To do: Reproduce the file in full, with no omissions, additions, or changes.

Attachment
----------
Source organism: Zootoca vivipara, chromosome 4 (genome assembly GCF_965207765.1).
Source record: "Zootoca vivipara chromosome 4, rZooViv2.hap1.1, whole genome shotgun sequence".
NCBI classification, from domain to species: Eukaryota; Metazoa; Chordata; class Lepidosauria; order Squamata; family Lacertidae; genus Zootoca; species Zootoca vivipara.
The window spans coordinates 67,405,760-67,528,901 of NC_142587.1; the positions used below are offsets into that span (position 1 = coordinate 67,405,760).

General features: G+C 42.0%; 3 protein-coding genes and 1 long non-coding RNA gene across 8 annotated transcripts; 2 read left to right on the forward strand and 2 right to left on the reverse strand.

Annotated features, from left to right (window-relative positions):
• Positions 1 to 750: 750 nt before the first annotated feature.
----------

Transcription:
Source organism: Zootoca vivipara, chromosome 4 (genome assembly GCF_965207765.1).
Source record: "Zootoca vivipara chromosome 4, rZooViv2.hap1.1, whole genome shotgun sequence".
NCBI classification, from domain to species: Eukaryota; Metazoa; Chordata; class Lepidosauria; order Squamata; family Lacertidae; genus Zootoca; species Zootoca vivipara.
The window spans coordinates 67,405,760-67,528,901 of NC_142587.1; the positions used below are offsets into that span (position 1 = coordinate 67,405,760).

General features: G+C 42.0%; 3 protein-coding genes and 1 long non-coding RNA gene across 8 annotated transcripts; 2 read left to right on the forward strand and 2 right to left on the reverse strand.

Annotated features, from left to right (window-relative positions):
• Positions 1 to 750: 750 nt before the first annotated feature.